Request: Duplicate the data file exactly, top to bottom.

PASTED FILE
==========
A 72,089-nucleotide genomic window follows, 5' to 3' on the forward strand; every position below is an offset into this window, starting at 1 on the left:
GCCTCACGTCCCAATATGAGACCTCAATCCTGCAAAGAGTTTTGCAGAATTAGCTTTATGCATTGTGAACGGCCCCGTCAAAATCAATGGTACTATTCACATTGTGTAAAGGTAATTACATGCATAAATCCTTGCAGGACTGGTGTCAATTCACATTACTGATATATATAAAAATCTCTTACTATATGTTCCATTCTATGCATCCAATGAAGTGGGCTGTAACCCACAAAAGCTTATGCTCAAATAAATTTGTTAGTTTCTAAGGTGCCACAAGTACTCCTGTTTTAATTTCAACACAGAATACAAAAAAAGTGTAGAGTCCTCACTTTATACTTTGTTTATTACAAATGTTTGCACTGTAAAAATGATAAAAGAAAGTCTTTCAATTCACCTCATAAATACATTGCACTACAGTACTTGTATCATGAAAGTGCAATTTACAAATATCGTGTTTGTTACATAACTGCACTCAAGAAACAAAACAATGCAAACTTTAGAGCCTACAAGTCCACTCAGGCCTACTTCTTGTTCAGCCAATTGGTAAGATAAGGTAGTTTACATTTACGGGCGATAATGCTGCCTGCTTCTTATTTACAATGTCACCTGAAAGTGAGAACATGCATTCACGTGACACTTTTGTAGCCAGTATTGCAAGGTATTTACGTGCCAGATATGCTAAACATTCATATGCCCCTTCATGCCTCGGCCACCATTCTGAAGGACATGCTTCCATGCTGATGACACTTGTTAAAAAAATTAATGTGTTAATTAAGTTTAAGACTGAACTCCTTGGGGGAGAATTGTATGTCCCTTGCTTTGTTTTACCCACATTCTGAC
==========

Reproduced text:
A 72,089-nucleotide genomic window follows, 5' to 3' on the forward strand; every position below is an offset into this window, starting at 1 on the left:
GCCTCACGTCCCAATATGAGACCTCAATCCTGCAAAGAGTTTTGCAGAATTAGCTTTATGCATTGTGAACGGCCCCGTCAAAATCAATGGTACTATTCACATTGTGTAAAGGTAATTACATGCATAAATCCTTGCAGGACTGGTGTCAATTCACATTACTGATATATATAAAAATCTCTTACTATATGTTCCATTCTATGCATCCAATGAAGTGGGCTGTAACCCACAAAAGCTTATGCTCAAATAAATTTGTTAGTTTCTAAGGTGCCACAAGTACTCCTGTTTTAATTTCAACACAGAATACAAAAAAAGTGTAGAGTCCTCACTTTATACTTTGTTTATTACAAATGTTTGCACTGTAAAAATGATAAAAGAAAGTCTTTCAATTCACCTCATAAATACATTGCACTACAGTACTTGTATCATGAAAGTGCAATTTACAAATATCGTGTTTGTTACATAACTGCACTCAAGAAACAAAACAATGCAAACTTTAGAGCCTACAAGTCCACTCAGGCCTACTTCTTGTTCAGCCAATTGGTAAGATAAGGTAGTTTACATTTACGGGCGATAATGCTGCCTGCTTCTTATTTACAATGTCACCTGAAAGTGAGAACATGCATTCACGTGACACTTTTGTAGCCAGTATTGCAAGGTATTTACGTGCCAGATATGCTAAACATTCATATGCCCCTTCATGCCTCGGCCACCATTCTGAAGGACATGCTTCCATGCTGATGACACTTGTTAAAAAAATTAATGTGTTAATTAAGTTTAAGACTGAACTCCTTGGGGGAGAATTGTATGTCCCTTGCTTTGTTTTACCCACATTCTGAC